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Are Adele’s Vocal Problems from Poor Vocal Technique?

Cameron Spencer/Getty Images; Adele Performs in 2017.

Most of you have probably read by now (or in some cases, experienced firsthand) that Adele canceled her final two Wembley performances because of a vocal injury. Queue the long line of judgmental comments about how it’s because she “never learned good technique” or “should have been classically trained” or (weirdly enough) “needs to stop using vocal fry.” So are Adele’s vocal problems from poor vocal technique, or is there anything else going on?

Let me start by saying that good vocal technique really does matter. If you’re going to be doing any powerful singing, I highly recommend using some good support and learning to retract your false vocal folds to keep your throat from constricting. If you’re putting too much pressure on your vocal folds all the time, there’s a good shot you’ll get injured at some point.

So is Adele singing with poor technique?

It’s not as cut and dry an answer as you’re probably hoping for. The answer is, probably some of the time (like most of us), but that’s unlikely the main thing going on.

Touring is hard, vocally and all-around physically. Popular singers perform long sets at breakneck touring paces, usually wearing themselves down. And if you’re Adele, it also means that your set includes plenty of belting and vocal athletics. Under these circumstances, even if your vocal technique is flawlessly healthy, which it rarely is–good foundation or not–you can become exhausted performing this much. And when you’re vocally exhausted, you start making small compromises: pushing a little harder here, slamming into a note there, in order to try to overcome the need for rest your voice sorely requires. Without a break, small problems can turn into larger ones, until you find yourself canceling performances due to damaged vocal cords. Couple this with the heavy Adelesque singing her fans have come to expect, and it’s hard to catch a break.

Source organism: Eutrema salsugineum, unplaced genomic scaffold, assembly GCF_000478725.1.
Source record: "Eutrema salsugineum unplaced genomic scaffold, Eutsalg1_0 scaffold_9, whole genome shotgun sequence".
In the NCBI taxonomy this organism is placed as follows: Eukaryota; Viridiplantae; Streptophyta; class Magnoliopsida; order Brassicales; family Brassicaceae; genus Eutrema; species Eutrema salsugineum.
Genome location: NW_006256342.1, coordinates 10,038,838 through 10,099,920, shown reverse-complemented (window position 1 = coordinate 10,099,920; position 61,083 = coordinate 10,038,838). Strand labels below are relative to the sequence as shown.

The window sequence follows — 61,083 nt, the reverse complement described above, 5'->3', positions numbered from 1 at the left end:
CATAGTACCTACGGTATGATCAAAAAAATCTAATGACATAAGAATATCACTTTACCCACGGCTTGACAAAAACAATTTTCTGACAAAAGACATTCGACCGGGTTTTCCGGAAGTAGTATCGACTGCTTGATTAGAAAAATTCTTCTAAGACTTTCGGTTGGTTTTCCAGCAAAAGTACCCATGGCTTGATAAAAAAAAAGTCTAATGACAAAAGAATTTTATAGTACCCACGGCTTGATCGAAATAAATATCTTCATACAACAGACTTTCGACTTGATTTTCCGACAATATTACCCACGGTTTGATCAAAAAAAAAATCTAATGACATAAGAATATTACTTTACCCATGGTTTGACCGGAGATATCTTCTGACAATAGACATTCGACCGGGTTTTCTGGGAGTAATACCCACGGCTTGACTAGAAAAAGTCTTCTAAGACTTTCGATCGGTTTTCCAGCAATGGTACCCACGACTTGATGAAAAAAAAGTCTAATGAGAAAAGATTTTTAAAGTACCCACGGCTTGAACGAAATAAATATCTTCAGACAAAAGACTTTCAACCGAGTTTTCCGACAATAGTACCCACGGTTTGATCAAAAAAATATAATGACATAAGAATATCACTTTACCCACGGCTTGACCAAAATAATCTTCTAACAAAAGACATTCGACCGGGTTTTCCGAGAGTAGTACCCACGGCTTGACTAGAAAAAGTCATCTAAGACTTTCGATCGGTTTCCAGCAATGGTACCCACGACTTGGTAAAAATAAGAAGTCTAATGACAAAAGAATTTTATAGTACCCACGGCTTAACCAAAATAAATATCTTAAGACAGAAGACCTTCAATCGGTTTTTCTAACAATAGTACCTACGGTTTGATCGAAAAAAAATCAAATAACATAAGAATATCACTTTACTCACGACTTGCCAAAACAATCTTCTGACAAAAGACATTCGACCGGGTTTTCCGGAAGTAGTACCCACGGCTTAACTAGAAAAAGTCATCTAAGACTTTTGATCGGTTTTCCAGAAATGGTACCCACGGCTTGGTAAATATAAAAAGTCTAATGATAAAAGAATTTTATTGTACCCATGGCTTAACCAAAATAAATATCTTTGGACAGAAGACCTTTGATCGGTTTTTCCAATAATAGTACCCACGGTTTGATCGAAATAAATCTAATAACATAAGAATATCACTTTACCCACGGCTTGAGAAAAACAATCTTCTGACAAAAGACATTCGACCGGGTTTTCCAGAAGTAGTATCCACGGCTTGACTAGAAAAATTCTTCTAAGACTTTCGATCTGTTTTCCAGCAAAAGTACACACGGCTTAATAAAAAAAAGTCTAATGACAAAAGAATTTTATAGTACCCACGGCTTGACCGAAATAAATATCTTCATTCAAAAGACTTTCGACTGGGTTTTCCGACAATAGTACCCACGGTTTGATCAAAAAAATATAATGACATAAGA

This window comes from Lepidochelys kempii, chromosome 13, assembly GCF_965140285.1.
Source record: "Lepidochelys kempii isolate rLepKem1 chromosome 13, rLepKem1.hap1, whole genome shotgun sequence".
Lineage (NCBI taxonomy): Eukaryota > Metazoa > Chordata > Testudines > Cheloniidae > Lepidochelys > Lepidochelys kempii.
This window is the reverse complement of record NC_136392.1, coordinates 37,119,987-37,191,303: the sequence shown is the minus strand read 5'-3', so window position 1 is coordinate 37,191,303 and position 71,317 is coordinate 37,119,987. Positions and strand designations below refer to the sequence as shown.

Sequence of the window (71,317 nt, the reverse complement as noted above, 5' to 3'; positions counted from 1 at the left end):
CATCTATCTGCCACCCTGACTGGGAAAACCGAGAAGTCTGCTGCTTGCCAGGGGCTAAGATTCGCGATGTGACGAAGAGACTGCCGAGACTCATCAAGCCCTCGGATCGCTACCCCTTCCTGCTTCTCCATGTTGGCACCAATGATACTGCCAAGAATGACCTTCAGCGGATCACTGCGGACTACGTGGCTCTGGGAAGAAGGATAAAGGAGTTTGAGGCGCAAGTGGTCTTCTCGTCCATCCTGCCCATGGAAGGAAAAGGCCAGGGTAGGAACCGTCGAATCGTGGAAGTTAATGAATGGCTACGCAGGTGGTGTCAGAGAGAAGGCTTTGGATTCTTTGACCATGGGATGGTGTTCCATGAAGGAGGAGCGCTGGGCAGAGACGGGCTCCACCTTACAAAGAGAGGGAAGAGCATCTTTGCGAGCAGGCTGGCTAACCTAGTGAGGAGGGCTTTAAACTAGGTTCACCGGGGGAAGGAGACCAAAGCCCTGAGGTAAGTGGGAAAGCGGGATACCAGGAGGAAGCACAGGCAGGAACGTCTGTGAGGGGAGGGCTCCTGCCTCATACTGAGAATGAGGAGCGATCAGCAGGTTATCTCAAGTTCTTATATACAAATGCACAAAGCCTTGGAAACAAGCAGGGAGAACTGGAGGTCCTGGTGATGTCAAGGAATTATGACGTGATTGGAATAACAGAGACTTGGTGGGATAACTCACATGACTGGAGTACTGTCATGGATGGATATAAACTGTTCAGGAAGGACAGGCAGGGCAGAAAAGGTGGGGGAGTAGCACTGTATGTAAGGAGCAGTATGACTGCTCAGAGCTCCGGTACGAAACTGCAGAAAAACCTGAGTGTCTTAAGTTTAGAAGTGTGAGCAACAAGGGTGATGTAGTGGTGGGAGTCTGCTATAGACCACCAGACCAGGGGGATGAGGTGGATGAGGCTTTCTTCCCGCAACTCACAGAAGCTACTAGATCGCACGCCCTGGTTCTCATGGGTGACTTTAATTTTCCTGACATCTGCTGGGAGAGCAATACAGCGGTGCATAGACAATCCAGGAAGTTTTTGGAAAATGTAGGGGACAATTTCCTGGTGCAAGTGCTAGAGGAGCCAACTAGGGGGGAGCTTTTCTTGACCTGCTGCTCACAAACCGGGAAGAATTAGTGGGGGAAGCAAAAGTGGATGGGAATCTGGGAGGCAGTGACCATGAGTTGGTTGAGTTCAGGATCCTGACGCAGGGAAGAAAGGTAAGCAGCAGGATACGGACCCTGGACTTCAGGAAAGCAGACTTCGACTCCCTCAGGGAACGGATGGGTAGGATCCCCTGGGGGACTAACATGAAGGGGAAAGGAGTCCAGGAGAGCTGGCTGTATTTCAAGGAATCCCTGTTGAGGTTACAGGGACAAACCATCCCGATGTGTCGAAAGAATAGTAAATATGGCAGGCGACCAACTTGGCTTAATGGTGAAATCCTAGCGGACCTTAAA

Then Why Do Pop Singers Get Injured So Much More than Opera Singers

This may surprise you, but they don’t. Most otolaryngologists will tell you that they see just as many opera singers for vocal injuries as pop singers. Both are heavy, athletic forms of singing, and both are injury prone compared to other lighter forms of singing (think choral, acoustic singer-songwriter, and soft jazz). If you haven’t heard of many opera singers sustaining vocal injuries, it may because the media doesn’t follow the careers of overtaxed opera singers the way it follows pop singers who are always in the public eye.

How to Prevent Vocal Injuries

As we discussed before, having some solid technique to fall back on is a wonderful thing. Avoiding smoking is a great idea, and rehydrating after you drink alcohol is as well. In fact, making sure you drink plenty of water so that you don’t get dehydrated is incredibly important with or without the alcohol. Your vocal folds have a protective mucosal lining, and hydration allows them to stay limber rather than brittle.

One of the most important things I can recommend though is giving yourself the necessary rest whenever possible and listening to your body. If belting, or breathiness, or vocal fry, or anything else is completely comfortable, you can usually rest assured that you’re fine. When you find yourself wearing out and needing to push harder and yell more to get notes out, it’s your body’s way of telling you to back off a little bit; not permanently, just until you’ve recuperated and gone back to singing comfortably again.

All of this can be challenging while on tour. Whenever possible, schedule breaks in your performance schedule; incorporate softer, easier songs in with the heavier ones so that you aren’t going full throttle the whole time; get rest whenever possible; and maybe most of all, if you end up with a vocal injury, don’t feel shame. If you were an athlete who sustained a knee injury, it wouldn’t be an indictment of you as an athlete. Similarly, it’s not an indictment of you as a singer if you need to treat a vocal injury. Instead of trying to fight through it and hide it from your fans, take some time off and go get the necessary treatment.

1 Comment

  1. Such a gracious and knowledgeable response on this topic. Thanks for writing this. Lots of useful tips and insight. No more judging fellow vocalists!


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